I Didn’t Quit My Marriage; I survived It

Every woman I know who is now divorced fought like hell to save her marriage—before finally deciding to save herself instead.

At a certain point, we realize that the ship is sinking, and so many of us have children who need rescuing. So, yes, we get off the damn ship and start looking for a lifeboat—a whole new life.

We didn’t give up.

We saved ourselves, saved our children.

We didn’t quit our marriages; we survived them.

When we realize that we can’t single-handedly make a relationship with another person work, we have to choose ourselves. We begin to hear our hearts screaming for us to get out. We begin to honor our intuition, which tells us that this situation isn’t healthy for us, that we must do whatever it takes to make our lives better. We figure out that we cannot save our partner, that they are no longer our partners when they choose not to fight for the relationship.

We realize the relationship is over already, and we begin to take the steps to make that final.

We take the steps toward divorce, no matter our circumstances, no matter how difficult it will be to live without this relationship or the financial support of being coupled. We leave no matter how counterintuitive it is to walk away from something in which we’ve invested so much of our lives. We leave, all the while grieving what our children will have to experience as the children of divorced parents.

This isn’t a matter of giving up or quitting. This is a matter of accepting things as they are and choosing to live the best life that we can.

I’ve found that many of us come out of these trials only to be painted as the villains. We become the bad guys in another’s story, because that is so much easier. And when we go through a divorce, we often lose the support of people we had long considered family as they choose to believe this story.

Divorce isn’t easy, no matter how it may seem from the outside. It changes us in so many ways, and it often makes it more difficult to trust others. It’s important to support one another through these difficult times.

The support we need is often just a listening ear.

We don’t need unsolicited advice or the secret to how your marriage has worked. We don’t need judgment or commentary about how easily people leave their marriages these days. We don’t even need encouragement about our future relationship prospects at this point. We need our support system to stand strong with us through the process.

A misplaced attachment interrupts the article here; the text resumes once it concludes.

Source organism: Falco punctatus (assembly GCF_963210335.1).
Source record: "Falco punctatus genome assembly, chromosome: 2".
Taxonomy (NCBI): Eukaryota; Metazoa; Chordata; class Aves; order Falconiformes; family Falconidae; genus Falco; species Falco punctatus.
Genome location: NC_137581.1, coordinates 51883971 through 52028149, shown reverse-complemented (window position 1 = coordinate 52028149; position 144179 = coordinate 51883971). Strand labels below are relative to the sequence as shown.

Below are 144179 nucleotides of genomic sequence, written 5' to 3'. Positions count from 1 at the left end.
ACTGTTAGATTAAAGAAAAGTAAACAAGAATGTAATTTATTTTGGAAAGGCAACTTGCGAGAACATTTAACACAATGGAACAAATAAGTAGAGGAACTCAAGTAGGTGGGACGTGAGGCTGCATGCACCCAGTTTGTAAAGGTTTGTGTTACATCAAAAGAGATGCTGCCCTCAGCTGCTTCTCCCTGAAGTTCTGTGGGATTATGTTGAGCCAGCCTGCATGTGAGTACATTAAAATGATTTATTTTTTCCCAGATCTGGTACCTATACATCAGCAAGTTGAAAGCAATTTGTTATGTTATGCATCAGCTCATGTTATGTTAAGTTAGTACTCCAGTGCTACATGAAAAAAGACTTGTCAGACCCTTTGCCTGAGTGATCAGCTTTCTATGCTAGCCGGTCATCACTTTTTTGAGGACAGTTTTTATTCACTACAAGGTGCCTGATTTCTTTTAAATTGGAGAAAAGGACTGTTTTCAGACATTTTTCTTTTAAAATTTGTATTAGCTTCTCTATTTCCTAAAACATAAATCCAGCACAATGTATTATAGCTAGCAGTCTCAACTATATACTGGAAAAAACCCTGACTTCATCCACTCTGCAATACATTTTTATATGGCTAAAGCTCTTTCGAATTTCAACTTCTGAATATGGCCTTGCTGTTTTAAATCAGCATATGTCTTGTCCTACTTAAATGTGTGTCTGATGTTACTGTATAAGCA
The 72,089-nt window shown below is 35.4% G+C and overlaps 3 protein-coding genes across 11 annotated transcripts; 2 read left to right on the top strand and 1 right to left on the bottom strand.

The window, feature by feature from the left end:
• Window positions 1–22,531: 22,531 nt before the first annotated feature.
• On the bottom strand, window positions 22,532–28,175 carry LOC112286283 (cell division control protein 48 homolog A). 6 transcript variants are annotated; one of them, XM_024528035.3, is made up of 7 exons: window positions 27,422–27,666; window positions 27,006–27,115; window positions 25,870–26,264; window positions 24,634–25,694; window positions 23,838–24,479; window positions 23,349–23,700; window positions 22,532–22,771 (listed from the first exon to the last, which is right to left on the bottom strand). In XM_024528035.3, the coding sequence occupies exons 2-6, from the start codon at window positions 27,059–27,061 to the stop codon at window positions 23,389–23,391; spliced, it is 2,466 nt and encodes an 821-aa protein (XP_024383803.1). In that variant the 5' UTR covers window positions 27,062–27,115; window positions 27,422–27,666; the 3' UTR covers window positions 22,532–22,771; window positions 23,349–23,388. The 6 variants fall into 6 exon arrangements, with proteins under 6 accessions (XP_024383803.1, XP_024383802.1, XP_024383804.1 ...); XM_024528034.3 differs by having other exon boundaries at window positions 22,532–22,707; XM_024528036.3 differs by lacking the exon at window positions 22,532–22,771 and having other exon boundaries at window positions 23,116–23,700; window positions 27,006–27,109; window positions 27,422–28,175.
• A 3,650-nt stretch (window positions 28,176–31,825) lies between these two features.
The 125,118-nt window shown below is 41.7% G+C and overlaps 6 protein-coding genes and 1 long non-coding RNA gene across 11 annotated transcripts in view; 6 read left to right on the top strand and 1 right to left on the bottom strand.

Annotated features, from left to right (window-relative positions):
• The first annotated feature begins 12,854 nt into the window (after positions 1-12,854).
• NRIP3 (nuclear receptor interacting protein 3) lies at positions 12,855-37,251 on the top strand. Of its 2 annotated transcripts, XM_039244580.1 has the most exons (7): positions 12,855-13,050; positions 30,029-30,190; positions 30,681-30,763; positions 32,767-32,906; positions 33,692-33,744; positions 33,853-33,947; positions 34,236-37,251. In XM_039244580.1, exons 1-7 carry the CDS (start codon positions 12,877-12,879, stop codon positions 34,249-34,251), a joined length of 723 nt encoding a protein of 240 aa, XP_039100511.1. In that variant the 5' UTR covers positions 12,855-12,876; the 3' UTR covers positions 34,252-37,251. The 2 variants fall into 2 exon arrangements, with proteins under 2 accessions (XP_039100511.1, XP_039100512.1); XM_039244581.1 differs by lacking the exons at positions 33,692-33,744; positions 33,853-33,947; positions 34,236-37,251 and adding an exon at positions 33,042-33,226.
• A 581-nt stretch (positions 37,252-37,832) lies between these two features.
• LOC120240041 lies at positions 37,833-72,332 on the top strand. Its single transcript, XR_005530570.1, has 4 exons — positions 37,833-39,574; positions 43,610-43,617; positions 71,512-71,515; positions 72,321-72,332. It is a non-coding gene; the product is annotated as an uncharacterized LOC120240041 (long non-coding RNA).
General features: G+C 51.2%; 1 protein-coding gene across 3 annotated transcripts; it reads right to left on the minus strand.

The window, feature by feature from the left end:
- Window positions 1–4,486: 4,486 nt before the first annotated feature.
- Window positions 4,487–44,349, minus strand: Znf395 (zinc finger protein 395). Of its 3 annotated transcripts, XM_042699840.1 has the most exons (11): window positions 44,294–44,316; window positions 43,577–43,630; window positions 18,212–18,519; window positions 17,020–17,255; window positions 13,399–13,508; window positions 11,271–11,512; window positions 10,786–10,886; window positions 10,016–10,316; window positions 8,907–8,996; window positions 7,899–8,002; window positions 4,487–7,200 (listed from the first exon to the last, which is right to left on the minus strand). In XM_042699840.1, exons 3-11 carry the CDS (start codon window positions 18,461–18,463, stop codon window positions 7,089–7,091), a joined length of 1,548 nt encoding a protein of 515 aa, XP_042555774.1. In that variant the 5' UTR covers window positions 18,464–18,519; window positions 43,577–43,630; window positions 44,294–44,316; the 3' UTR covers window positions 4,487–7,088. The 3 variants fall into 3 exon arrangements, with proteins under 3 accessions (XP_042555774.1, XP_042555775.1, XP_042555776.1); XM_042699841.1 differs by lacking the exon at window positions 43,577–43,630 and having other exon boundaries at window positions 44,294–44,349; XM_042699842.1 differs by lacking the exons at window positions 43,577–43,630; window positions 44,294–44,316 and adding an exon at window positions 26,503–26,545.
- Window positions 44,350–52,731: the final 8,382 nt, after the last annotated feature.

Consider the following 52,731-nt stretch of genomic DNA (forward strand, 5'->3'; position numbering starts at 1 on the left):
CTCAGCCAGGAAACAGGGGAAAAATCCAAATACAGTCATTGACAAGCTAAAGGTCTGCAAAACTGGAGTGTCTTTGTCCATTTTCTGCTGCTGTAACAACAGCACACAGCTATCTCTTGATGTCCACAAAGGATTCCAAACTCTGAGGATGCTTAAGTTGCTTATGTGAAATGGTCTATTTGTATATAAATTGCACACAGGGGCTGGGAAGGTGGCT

I was deeply private about my divorce when I went through it. No one can completely understand a relationship from the outside, and I’ve been mindful of respecting the relationship between my ex and our children. I share the story of my journey through—and coming out the other side—in hopes of helping others hold on the difficult days that seem impossible to manage.

If I can offer a lifeline to someone who feels like they’re going down with the ship, then I’ve turned my struggle into something strong and beautiful.

Divorce has been transformative for me. It’s been the catalyst for many new life choices. I’ve been able to dream again and create the kind of life with my children that I’ve always wanted. It’s allowed me to be strong, and perhaps more authentic than I’ve ever been. Sure, I lost my ability to tolerate any level of bullsh*t, but in losing that particular filter, I’ve been able to be real and raw about my struggles, which has allowed me to build closer relationships with the people I love.

I processed all of the old stories I’ve always relied on to define me, and began to create a new life story for myself.

I’ve started unpacking my baggage and traveling a hell of a lot lighter, endlessly manifesting joy and turning my pain into beauty.

We can allow our struggles to define us or transform us, and in the difficult process of simply bearing up under them, it’s essential that we feel love and support around us. In the end, we did whatever it took to save ourselves when we could no longer save our relationship.